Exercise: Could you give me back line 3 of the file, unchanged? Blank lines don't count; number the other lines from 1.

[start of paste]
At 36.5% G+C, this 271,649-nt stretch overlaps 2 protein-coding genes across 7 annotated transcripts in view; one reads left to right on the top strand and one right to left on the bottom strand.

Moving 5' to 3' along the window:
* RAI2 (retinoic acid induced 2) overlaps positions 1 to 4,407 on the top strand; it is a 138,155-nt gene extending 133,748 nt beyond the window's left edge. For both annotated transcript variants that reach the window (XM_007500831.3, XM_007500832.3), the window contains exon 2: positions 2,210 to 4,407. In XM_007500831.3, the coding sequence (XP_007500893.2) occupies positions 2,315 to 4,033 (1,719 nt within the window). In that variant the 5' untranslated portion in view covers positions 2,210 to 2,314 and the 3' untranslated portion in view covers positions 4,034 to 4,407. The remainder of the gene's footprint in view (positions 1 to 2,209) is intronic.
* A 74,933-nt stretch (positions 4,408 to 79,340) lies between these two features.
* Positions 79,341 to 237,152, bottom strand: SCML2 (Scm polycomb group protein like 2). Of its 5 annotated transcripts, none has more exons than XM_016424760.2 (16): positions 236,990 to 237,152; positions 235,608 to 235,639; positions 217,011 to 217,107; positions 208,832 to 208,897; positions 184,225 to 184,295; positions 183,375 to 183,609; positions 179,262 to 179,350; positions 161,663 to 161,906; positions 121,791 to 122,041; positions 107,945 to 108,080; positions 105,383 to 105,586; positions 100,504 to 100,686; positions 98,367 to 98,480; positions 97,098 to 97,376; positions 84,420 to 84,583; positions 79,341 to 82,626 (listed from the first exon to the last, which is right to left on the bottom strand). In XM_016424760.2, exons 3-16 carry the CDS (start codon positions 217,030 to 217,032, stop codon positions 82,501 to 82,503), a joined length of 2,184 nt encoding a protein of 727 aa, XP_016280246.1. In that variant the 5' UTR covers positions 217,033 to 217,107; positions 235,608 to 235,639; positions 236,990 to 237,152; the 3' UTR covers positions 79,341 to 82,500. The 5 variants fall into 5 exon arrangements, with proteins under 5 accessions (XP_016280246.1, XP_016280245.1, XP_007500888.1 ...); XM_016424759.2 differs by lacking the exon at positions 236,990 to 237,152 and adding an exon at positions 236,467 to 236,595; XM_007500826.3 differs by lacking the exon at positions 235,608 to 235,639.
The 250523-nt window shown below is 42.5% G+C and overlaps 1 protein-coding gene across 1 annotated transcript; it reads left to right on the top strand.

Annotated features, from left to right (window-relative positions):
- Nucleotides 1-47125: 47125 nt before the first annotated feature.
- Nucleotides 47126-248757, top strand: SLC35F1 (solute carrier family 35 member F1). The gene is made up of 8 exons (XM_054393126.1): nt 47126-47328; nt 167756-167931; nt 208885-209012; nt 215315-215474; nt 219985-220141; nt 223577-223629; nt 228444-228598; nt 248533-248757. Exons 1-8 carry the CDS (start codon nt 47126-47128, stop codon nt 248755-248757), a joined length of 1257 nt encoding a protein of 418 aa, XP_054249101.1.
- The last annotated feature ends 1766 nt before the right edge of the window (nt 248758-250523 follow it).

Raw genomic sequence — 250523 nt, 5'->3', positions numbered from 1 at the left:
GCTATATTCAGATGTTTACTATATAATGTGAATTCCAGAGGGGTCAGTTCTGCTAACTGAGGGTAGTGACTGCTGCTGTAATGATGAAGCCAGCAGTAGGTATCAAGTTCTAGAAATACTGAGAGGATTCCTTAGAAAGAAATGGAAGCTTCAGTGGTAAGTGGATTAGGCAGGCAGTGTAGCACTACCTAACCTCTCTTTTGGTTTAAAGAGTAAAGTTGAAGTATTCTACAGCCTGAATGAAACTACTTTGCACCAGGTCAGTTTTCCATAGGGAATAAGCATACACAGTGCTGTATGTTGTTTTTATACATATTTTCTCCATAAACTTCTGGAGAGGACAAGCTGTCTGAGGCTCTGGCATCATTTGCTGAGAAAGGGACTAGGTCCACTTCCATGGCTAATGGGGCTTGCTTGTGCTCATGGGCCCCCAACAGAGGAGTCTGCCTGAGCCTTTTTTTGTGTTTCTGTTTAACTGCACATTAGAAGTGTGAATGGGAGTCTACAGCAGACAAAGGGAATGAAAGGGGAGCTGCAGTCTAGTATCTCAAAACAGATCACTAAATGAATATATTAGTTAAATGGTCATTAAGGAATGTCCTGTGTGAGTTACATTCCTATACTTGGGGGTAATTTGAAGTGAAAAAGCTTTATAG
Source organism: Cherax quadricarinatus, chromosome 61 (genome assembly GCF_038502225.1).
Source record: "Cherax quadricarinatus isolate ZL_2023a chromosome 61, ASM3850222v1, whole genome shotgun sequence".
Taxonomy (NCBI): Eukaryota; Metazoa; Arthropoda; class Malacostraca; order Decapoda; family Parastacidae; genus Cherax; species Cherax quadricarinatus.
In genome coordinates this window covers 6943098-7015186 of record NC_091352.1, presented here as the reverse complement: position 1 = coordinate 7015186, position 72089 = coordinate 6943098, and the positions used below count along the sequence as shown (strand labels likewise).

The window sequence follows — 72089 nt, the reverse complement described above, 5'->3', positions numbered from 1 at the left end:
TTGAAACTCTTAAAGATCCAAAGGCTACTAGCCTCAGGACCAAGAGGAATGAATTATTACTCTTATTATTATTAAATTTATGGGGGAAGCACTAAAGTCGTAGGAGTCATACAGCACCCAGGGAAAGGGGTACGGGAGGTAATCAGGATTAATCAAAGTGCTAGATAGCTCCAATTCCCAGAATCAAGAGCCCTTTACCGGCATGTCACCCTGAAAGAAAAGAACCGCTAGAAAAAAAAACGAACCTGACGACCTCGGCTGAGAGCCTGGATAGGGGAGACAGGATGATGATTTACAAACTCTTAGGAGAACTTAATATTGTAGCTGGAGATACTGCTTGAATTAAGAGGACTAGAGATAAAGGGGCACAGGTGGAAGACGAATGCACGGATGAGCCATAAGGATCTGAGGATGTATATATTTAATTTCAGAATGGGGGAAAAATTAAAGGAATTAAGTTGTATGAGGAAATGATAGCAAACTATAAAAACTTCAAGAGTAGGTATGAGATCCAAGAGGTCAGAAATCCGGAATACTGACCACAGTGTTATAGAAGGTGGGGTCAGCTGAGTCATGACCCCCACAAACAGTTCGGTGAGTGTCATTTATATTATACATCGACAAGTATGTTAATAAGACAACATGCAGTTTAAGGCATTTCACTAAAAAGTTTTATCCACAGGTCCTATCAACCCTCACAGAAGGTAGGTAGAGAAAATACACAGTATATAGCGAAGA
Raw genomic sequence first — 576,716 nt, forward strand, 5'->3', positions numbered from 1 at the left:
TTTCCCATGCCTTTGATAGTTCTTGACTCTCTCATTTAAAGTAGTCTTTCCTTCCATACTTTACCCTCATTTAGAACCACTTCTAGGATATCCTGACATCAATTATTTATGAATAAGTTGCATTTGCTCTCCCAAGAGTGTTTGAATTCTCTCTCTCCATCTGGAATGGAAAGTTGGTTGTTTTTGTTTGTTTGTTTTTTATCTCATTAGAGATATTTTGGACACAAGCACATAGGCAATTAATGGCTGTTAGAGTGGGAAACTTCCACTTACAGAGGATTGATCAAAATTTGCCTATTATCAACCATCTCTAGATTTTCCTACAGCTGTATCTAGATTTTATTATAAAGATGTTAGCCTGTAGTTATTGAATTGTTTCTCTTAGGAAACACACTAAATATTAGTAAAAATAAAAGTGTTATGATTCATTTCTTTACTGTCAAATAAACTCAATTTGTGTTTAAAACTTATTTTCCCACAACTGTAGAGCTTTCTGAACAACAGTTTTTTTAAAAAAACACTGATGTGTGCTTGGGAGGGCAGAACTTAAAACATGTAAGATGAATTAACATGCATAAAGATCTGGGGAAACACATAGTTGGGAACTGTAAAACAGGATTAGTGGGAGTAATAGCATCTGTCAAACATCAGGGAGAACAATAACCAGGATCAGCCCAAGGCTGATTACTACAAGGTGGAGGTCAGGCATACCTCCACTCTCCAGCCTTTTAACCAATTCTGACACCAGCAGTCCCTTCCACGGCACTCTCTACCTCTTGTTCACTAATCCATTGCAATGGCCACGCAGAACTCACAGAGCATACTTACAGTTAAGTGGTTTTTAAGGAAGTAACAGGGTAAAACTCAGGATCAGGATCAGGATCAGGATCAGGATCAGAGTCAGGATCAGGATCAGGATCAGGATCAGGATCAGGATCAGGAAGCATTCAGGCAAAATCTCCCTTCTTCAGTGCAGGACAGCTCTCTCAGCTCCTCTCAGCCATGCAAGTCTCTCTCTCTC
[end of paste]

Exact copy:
* RAI2 (retinoic acid induced 2) overlaps positions 1 to 4,407 on the top strand; it is a 138,155-nt gene extending 133,748 nt beyond the window's left edge. For both annotated transcript variants that reach the window (XM_007500831.3, XM_007500832.3), the window contains exon 2: positions 2,210 to 4,407. In XM_007500831.3, the coding sequence (XP_007500893.2) occupies positions 2,315 to 4,033 (1,719 nt within the window). In that variant the 5' untranslated portion in view covers positions 2,210 to 2,314 and the 3' untranslated portion in view covers positions 4,034 to 4,407. The remainder of the gene's footprint in view (positions 1 to 2,209) is intronic.